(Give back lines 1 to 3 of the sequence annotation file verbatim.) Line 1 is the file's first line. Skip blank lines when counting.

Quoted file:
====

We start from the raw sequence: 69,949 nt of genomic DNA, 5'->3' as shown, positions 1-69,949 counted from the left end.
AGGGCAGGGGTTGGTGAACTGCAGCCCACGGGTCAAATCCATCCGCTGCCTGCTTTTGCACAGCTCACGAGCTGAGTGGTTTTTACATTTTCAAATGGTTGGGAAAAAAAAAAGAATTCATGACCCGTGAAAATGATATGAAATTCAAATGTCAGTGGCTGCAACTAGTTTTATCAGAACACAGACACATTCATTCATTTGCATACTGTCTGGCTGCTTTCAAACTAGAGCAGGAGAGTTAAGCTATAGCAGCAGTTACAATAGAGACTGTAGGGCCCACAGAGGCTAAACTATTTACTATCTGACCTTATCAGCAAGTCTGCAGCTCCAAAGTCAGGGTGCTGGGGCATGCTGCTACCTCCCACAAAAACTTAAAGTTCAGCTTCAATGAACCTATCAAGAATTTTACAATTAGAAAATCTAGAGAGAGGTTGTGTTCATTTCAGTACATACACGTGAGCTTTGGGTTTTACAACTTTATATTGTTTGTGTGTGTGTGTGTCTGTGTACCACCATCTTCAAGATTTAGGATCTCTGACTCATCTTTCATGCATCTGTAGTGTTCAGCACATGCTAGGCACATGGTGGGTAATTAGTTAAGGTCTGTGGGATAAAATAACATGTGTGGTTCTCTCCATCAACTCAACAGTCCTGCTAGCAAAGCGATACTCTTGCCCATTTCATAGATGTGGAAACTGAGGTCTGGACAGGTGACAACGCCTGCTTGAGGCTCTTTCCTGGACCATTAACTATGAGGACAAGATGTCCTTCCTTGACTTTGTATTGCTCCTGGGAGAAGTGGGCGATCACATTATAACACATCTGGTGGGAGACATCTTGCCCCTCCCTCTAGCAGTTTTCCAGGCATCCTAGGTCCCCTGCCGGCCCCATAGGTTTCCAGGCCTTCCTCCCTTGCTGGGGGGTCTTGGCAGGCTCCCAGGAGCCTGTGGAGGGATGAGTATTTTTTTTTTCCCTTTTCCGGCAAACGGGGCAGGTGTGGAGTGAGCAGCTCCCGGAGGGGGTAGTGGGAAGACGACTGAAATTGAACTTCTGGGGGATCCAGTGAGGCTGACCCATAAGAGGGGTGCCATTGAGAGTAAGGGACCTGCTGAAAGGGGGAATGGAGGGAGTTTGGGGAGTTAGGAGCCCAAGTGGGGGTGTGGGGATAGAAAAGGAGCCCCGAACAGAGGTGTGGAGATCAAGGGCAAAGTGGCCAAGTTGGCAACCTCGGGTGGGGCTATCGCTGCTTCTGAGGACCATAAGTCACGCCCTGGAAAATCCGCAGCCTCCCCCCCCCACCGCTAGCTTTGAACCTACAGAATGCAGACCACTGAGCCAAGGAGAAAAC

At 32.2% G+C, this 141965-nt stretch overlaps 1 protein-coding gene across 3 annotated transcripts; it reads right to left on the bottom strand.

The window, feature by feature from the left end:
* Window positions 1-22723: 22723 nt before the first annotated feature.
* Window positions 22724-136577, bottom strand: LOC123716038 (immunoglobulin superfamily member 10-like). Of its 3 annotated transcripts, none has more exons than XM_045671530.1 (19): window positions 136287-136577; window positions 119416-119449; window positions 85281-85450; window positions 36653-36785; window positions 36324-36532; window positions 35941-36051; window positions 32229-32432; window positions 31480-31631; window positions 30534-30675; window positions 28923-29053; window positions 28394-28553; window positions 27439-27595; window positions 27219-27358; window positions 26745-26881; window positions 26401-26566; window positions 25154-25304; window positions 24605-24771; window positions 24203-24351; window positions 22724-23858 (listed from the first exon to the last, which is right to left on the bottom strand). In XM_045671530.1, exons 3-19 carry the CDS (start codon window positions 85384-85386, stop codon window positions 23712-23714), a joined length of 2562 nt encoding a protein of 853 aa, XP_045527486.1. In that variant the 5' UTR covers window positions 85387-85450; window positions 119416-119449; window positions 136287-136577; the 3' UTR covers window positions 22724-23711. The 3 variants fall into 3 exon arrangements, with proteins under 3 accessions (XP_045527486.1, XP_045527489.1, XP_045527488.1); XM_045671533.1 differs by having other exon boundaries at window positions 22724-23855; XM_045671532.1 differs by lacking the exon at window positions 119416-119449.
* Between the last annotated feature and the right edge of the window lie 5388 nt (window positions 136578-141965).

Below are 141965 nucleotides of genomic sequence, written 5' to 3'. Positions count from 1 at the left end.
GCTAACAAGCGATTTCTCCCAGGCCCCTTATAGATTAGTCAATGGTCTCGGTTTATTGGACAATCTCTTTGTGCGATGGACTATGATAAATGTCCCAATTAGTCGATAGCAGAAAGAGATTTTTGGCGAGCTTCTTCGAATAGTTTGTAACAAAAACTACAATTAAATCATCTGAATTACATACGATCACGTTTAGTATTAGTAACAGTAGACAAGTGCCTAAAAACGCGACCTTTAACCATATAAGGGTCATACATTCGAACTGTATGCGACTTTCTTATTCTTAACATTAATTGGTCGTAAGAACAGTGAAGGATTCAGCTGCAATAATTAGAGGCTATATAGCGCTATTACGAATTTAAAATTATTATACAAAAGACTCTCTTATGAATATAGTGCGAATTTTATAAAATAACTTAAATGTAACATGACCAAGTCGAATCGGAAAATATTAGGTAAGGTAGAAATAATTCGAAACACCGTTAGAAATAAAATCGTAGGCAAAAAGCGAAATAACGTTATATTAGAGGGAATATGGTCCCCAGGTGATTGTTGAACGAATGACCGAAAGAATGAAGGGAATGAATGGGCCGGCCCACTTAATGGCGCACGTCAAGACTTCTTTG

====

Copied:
We start from the raw sequence: 69,949 nt of genomic DNA, 5'->3' as shown, positions 1-69,949 counted from the left end.
AGGGCAGGGGTTGGTGAACTGCAGCCCACGGGTCAAATCCATCCGCTGCCTGCTTTTGCACAGCTCACGAGCTGAGTGGTTTTTACATTTTCAAATGGTTGGGAAAAAAAAAAGAATTCATGACCCGTGAAAATGATATGAAATTCAAATGTCAGTGGCTGCAACTAGTTTTATCAGAACACAGACACATTCATTCATTTGCATACTGTCTGGCTGCTTTCAAACTAGAGCAGGAGAGTTAAGCTATAGCAGCAGTTACAATAGAGACTGTAGGGCCCACAGAGGCTAAACTATTTACTATCTGACCTTATCAGCAAGTCTGCAGCTCCAAAGTCAGGGTGCTGGGGCATGCTGCTACCTCCCACAAAAACTTAAAGTTCAGCTTCAATGAACCTATCAAGAATTTTACAATTAGAAAATCTAGAGAGAGGTTGTGTTCATTTCAGTACATACACGTGAGCTTTGGGTTTTACAACTTTATATTGTTTGTGTGTGTGTGTGTCTGTGTACCACCATCTTCAAGATTTAGGATCTCTGACTCATCTTTCATGCATCTGTAGTGTTCAGCACATGCTAGGCACATGGTGGGTAATTAGTTAAGGTCTGTGGGATAAAATAACATGTGTGGTTCTCTCCATCAACTCAACAGTCCTGCTAGCAAAGCGATACTCTTGCCCATTTCATAGATGTGGAAACTGAGGTCTGGACAGGTGACAACGCCTGCTTGAGGCTCTTTCCTGGACCATTAACTATGAGGACAAGATGTCCTTCCTTGACTTTGTATTGCTCCTGGGAGAAGTGGGCGATCACATTATAACACATCTGGTGGGAGACATCTTGCCCCTCCCTCTAGCAGTTTTCCAGGCATCCTAGGTCCCCTGCCGGCCCCATAGGTTTCCAGGCCTTCCTCCCTTGCTGGGGGGTCTTGGCAGGCTCCCAGGAGCCTGTGGAGGGATGAGTATTTTTTTTTTCCCTTTTCCGGCAAACGGGGCAGGTGTGGAGTGAGCAGCTCCCGGAGGGGGTAGTGGGAAGACGACTGAAATTGAACTTCTGGGGGATCCAGTGAGGCTGACCCATAAGAGGGGTGCCATTGAGAGTAAGGGACCTGCTGAAAGGGGGAATGGAGGGAGTTTGGGGAGTTAGGAGCCCAAGTGGGGGTGTGGGGATAGAAAAGGAGCCCCGAACAGAGGTGTGGAGATCAAGGGCAAAGTGGCCAAGTTGGCAACCTCGGGTGGGGCTATCGCTGCTTCTGAGGACCATAAGTCACGCCCTGGAAAATCCGCAGCCTCCCCCCCCCACCGCTAGCTTTGAACCTACAGAATGCAGACCACTGAGCCAAGGAGAAAAC

At 32.2% G+C, this 141965-nt stretch overlaps 1 protein-coding gene across 3 annotated transcripts; it reads right to left on the bottom strand.